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Attorney General accuses retailers of selling dangerous herbal supplements

The New York Attorney General is accusing Walgreens, Walmart, Target and GNC of selling fraudulent and potentially dangerous herbal supplements. In some cases the pills contained just powdered vegetables or houseplants.

While similar investigations have targeted the authenticity of supplements sold nation-wide, this marks the first time a state Attorney General has threatened legal action against major retailers.

The NY Attorney General DNA-tested multiple store-brand supplements from the four retailers and the findings were shocking. The Ginsing pill from Walgreens actually turned out to be powdered garlic and rice.

The Walmart-brand Gingo Biloba? It’s merely powdered radish, houseplants and wheat, despite the bottle’s claim it was wheat-free.

So why is this allowed to happen? The FDA does not regulate the estimated $60 billion-a-year supplement industry.

Doctor Paul Offit with Children’s Hospital in Philadelphia and has been an active voice in supplement safety and regulations.

“The FDA did want to regulate these products in the early 1990s but the industry was powerful they had political influence and so you had the Dietary Supplement and Health Education Act, which is called by ‘The New York Times’ correctly “The Snake Oil Protection Act” and that’s what it is. The industry got what it wanted and I think in many way consumers lost,” Offit said.

According to “The New York Times,” the Dietary Supplement and Health Education Act passed in 1994 was the brainchild of Senator Orrin G. Hatch, who is a Republican of Utah and vocal supporter of supplement use. The newspaper reports he has accepted hundreds of thousands of dollars in campaign contributions from the supplement industry and repeatedly quashed legislation in the years that have followed that would have tightened restrictions on supplements.

Offit said consumers need to rise up.

“What amazes me about this industry is that it’s untouchable. It doesn’t matter about the fact that about every week the Food and Drug Administration is pulling one of these products off the shelf and it doesn’t matter that what may be on the label is not on the bottle. It doesn’t matter that these things aren’t what they claim to be. We just want to believe in them. It’s like religion. Why don’t we rise up and say, ‘Yes, we do want these things regulated so that we don’t get scammed’?” Offit said.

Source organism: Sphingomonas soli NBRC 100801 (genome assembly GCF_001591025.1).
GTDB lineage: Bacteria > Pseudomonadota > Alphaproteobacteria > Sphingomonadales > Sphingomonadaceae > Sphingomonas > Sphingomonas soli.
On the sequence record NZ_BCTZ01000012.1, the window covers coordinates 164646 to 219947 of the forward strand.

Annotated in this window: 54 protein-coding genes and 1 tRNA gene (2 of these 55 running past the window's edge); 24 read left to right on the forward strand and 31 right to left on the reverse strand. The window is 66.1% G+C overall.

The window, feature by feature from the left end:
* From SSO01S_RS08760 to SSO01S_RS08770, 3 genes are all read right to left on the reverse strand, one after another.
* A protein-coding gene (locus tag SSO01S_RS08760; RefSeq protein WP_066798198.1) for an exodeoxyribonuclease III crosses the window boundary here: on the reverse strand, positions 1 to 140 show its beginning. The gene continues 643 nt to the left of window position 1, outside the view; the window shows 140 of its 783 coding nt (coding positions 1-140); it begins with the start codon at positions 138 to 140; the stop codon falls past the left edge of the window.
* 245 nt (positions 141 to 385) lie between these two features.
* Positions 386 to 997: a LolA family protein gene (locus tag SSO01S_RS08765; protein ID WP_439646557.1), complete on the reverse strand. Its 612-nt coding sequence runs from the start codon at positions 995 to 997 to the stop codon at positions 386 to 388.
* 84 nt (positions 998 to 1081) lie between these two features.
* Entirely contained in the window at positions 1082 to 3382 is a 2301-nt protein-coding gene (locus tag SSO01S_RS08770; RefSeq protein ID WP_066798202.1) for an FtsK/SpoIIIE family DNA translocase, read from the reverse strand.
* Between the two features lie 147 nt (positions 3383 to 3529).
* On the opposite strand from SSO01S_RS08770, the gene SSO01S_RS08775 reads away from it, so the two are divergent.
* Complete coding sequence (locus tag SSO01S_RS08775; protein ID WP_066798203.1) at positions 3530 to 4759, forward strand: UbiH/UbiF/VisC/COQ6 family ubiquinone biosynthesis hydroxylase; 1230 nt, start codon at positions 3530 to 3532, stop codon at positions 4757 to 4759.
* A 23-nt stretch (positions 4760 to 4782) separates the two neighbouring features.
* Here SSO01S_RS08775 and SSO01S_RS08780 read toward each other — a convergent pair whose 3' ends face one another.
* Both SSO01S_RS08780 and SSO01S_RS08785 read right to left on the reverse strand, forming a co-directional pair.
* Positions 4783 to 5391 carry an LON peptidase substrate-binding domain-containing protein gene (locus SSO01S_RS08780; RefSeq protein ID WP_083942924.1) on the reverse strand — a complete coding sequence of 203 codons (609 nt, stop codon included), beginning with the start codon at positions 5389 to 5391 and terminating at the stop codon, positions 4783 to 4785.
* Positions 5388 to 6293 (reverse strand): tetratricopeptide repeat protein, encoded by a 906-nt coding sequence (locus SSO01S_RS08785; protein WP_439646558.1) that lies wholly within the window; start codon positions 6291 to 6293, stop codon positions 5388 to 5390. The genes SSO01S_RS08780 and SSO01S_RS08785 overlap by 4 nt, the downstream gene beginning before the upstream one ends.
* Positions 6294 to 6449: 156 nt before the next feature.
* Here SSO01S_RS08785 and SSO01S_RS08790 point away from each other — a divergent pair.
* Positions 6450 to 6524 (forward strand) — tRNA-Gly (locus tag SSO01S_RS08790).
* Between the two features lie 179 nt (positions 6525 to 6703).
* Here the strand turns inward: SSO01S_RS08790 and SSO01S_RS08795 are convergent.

Being scammed is probably the least of your worries because the loose honor system supplements companies are believed to have had deadly consequences. According to the Times, in 2013, an outbreak of hepatitis struck at least 72 people in 16 states and was traced to a tainted supplement. Three people required liver transplants and one woman died.

“I think that the only way you can be assured that at the very least what’s on the label is in the bottle is to put a marker on there that said “USP Certified” – United States Pharmacopeial – and then you know that it has been subjected to third-party testing, that the label is accurate and also that it’s made under so-called ‘Good Manufacturing Practices’ or GMP conditions. And that’s the least of it,” Offit said.

I also reached out to Bastyr University in Kenmore, Wash., which offers herbal and homeopathic degrees. Dr. Sheila Kingsbury, who runs the Department of Botanical Medicine at Bastyr, said what the New York Attorney General did is important and she supports it.

“This is a really good wake-up call to make companies adhere to Good Manufacturing Practices and we need to not necessarily eschew herbal supplements or other dietary supplements, but ask for better guidance and better protocols,” Kingsbury said.

She admits that it is tough for consumers to know for sure what’s inside an herbal supplement bottle sold at major retailers and that’s why she recommends consulting a certified herbalist if you’re thinking about going that route.

“We’re trained to know what herbs and the products that have the herbs in them, what they should taste like and smell like and a way of telling if it’s a good product or not. The average consumer doesn’t have that training,” Kingsbury said.

The New York AG has demanded that Walgreens, Walmart, Target, and GNC remove all supplements from shelves.

Walgreens has agreed to do that nationwide, Walmart said it would reach out to its providers and “take appropriate action,” Target has no comment, and GNC said it will cooperate with the Attorney General, but that it stands behind the quality and purity of its store-brand supplements.

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